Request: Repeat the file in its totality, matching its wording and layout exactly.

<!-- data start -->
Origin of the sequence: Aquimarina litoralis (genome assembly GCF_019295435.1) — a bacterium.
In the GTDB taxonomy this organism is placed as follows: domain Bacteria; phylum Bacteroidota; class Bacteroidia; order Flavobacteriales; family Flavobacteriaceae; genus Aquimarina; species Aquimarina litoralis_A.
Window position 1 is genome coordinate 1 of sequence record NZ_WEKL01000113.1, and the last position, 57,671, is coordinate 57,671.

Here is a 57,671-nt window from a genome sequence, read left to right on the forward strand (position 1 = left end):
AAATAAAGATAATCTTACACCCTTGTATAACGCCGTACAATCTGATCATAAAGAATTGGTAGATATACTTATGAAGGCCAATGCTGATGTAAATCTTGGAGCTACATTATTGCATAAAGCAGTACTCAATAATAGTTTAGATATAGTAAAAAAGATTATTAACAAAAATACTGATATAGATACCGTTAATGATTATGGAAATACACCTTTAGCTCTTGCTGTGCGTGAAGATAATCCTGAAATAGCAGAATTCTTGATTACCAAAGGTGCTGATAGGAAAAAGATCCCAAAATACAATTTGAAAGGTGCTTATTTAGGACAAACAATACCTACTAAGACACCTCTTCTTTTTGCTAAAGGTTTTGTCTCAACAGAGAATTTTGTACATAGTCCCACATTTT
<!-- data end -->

Origin of the sequence: Aquimarina litoralis (genome assembly GCF_019295435.1) — a bacterium.
In the GTDB taxonomy this organism is placed as follows: domain Bacteria; phylum Bacteroidota; class Bacteroidia; order Flavobacteriales; family Flavobacteriaceae; genus Aquimarina; species Aquimarina litoralis_A.
Window position 1 is genome coordinate 1 of sequence record NZ_WEKL01000113.1, and the last position, 57,671, is coordinate 57,671.

Here is a 57,671-nt window from a genome sequence, read left to right on the forward strand (position 1 = left end):
AAATAAAGATAATCTTACACCCTTGTATAACGCCGTACAATCTGATCATAAAGAATTGGTAGATATACTTATGAAGGCCAATGCTGATGTAAATCTTGGAGCTACATTATTGCATAAAGCAGTACTCAATAATAGTTTAGATATAGTAAAAAAGATTATTAACAAAAATACTGATATAGATACCGTTAATGATTATGGAAATACACCTTTAGCTCTTGCTGTGCGTGAAGATAATCCTGAAATAGCAGAATTCTTGATTACCAAAGGTGCTGATAGGAAAAAGATCCCAAAATACAATTTGAAAGGTGCTTATTTAGGACAAACAATACCTACTAAGACACCTCTTCTTTTTGCTAAAGGTTTTGTCTCAACAGAGAATTTTGTACATAGTCCCACATTTT